Why this book?
In Writing a Woman’s Life, the critic Carolyn G. Heilbrun (and witty detective writer Amanda Cross), argues that there are four ways to write a woman’s life. The woman may tell it herself in an autobiography; she may tell it in fiction; a biographer might write her biography in her place; and most exciting and perplexing: the woman may “write” her own life before actually living it, unconsciously, as the author herself did. All resist the conventional expectations about women’s destinies.
The book shows how much we don’t know about women’s lives and how important it is to discover their true stories. I decided to embrace the metaphor and begin to write my own life. Carolyn herself was my life-altering friend and mentor.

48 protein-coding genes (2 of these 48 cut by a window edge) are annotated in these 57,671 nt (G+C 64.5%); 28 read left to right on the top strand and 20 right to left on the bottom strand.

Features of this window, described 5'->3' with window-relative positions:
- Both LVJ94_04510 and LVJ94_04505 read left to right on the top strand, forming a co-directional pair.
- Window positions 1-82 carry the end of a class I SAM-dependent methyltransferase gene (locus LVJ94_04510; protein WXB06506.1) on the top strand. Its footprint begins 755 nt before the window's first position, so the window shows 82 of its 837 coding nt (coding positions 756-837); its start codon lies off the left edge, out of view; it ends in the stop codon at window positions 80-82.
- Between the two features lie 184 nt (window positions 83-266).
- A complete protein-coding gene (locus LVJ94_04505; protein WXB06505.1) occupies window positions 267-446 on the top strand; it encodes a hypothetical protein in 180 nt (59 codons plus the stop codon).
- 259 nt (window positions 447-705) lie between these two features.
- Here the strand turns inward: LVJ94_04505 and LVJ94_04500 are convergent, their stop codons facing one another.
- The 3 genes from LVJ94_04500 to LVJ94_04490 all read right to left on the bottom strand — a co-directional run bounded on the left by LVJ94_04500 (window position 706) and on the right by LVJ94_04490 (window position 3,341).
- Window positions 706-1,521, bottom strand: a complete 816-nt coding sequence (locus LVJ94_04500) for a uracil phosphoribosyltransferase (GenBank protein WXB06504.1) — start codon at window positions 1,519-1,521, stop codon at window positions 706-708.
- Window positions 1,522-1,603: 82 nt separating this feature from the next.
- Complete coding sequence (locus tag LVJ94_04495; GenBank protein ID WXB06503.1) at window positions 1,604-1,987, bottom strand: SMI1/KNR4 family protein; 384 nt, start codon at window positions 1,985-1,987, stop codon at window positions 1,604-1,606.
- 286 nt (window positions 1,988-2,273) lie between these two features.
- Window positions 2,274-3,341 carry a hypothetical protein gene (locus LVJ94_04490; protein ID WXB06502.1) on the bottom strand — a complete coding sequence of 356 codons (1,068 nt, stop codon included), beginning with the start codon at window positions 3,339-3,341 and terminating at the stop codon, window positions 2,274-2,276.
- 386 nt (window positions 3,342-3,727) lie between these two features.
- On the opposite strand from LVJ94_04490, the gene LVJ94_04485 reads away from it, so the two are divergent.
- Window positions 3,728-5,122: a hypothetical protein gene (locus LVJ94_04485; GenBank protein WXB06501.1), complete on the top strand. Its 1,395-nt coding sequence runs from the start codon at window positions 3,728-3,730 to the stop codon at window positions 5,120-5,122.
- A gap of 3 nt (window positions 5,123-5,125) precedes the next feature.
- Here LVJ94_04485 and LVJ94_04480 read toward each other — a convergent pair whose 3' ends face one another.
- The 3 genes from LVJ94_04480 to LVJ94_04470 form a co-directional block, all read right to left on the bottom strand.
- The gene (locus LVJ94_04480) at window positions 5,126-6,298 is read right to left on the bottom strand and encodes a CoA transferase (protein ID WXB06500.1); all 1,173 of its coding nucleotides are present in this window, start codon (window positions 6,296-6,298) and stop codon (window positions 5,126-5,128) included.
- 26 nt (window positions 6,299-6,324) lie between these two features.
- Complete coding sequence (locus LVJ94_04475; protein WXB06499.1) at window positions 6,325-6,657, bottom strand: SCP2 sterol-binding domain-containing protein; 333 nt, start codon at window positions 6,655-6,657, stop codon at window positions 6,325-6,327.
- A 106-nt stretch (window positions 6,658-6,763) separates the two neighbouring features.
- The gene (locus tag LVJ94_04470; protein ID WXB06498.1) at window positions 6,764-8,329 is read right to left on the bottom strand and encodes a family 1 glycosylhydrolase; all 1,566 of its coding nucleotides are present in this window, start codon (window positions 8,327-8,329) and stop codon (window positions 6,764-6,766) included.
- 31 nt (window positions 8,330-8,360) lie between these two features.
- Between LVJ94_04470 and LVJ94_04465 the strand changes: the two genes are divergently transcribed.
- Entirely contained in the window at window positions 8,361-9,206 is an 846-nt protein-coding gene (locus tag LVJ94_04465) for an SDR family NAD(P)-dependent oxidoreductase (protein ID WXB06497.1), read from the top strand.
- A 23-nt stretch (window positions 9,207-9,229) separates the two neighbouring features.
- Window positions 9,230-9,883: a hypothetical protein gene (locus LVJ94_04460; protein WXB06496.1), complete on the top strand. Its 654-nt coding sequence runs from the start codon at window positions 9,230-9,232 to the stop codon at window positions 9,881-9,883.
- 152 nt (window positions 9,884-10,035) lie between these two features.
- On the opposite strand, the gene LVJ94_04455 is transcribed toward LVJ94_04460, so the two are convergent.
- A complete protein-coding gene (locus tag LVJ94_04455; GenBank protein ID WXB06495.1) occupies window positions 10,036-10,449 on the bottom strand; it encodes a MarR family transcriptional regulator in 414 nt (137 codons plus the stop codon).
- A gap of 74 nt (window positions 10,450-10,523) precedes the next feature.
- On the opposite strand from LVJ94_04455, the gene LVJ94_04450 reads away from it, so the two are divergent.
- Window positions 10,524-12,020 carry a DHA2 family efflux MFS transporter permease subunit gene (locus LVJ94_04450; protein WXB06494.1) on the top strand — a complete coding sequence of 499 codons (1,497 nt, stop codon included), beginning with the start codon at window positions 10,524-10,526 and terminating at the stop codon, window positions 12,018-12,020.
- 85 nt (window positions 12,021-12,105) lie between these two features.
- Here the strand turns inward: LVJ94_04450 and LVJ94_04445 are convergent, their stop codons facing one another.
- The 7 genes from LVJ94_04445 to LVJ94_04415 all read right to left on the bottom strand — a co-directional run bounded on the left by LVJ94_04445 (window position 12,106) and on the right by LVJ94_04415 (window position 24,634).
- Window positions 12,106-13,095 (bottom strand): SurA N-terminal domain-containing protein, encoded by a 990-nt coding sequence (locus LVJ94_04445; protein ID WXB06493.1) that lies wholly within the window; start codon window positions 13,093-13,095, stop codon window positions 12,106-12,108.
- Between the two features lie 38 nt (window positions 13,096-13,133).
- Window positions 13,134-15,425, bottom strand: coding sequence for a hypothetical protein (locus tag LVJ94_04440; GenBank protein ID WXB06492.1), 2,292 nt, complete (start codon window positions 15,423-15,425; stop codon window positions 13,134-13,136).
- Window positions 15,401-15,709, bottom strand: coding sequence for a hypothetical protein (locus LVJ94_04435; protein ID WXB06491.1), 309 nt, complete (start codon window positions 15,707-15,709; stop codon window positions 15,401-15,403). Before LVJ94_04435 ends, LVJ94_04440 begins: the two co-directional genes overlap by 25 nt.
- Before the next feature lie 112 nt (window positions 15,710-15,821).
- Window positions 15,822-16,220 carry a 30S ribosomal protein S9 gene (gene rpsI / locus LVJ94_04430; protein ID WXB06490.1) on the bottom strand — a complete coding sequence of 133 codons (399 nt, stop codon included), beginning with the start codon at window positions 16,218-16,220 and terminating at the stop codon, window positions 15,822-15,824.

Why should I read it?
What is this book about?
In this modern classic, Carolyn G. Heilbrun builds an eloquent argument demonstrating that writers conform all too often to society's expectations of what women should be like at the expense of the truth of the female experience. Drawing on the careers of celebrated authors including Virginia Woolf, George Sand, and Dorothy Sayers, Heilbrun illustrates the struggle these writers undertook in both work and life to break away from traditional "male" scripts for women's roles.